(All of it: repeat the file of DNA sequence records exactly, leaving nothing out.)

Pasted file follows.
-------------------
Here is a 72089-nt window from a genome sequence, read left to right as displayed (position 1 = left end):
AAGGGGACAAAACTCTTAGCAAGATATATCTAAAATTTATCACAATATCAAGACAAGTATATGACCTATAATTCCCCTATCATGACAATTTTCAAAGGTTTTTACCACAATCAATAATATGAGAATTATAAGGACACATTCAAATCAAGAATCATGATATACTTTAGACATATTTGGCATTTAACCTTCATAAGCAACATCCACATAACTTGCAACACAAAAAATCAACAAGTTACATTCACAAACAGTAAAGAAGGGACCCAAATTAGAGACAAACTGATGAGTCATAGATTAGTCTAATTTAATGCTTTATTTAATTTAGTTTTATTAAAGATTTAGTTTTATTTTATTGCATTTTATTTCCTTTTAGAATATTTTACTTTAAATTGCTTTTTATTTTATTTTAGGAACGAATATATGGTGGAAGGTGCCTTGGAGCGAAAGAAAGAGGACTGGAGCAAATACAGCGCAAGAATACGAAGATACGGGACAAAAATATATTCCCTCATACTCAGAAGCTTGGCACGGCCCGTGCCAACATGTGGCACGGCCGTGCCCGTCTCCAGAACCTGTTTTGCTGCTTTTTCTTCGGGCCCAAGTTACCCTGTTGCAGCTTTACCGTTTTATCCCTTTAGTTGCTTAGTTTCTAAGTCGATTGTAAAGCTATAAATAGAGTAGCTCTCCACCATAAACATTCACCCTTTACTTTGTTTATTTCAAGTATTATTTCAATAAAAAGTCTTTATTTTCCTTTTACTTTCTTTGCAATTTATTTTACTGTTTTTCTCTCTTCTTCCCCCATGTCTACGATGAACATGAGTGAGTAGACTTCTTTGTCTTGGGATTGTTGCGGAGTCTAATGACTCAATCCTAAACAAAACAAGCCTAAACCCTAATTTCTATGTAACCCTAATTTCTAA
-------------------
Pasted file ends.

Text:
Here is a 72089-nt window from a genome sequence, read left to right as displayed (position 1 = left end):
AAGGGGACAAAACTCTTAGCAAGATATATCTAAAATTTATCACAATATCAAGACAAGTATATGACCTATAATTCCCCTATCATGACAATTTTCAAAGGTTTTTACCACAATCAATAATATGAGAATTATAAGGACACATTCAAATCAAGAATCATGATATACTTTAGACATATTTGGCATTTAACCTTCATAAGCAACATCCACATAACTTGCAACACAAAAAATCAACAAGTTACATTCACAAACAGTAAAGAAGGGACCCAAATTAGAGACAAACTGATGAGTCATAGATTAGTCTAATTTAATGCTTTATTTAATTTAGTTTTATTAAAGATTTAGTTTTATTTTATTGCATTTTATTTCCTTTTAGAATATTTTACTTTAAATTGCTTTTTATTTTATTTTAGGAACGAATATATGGTGGAAGGTGCCTTGGAGCGAAAGAAAGAGGACTGGAGCAAATACAGCGCAAGAATACGAAGATACGGGACAAAAATATATTCCCTCATACTCAGAAGCTTGGCACGGCCCGTGCCAACATGTGGCACGGCCGTGCCCGTCTCCAGAACCTGTTTTGCTGCTTTTTCTTCGGGCCCAAGTTACCCTGTTGCAGCTTTACCGTTTTATCCCTTTAGTTGCTTAGTTTCTAAGTCGATTGTAAAGCTATAAATAGAGTAGCTCTCCACCATAAACATTCACCCTTTACTTTGTTTATTTCAAGTATTATTTCAATAAAAAGTCTTTATTTTCCTTTTACTTTCTTTGCAATTTATTTTACTGTTTTTCTCTCTTCTTCCCCCATGTCTACGATGAACATGAGTGAGTAGACTTCTTTGTCTTGGGATTGTTGCGGAGTCTAATGACTCAATCCTAAACAAAACAAGCCTAAACCCTAATTTCTATGTAACCCTAATTTCTAA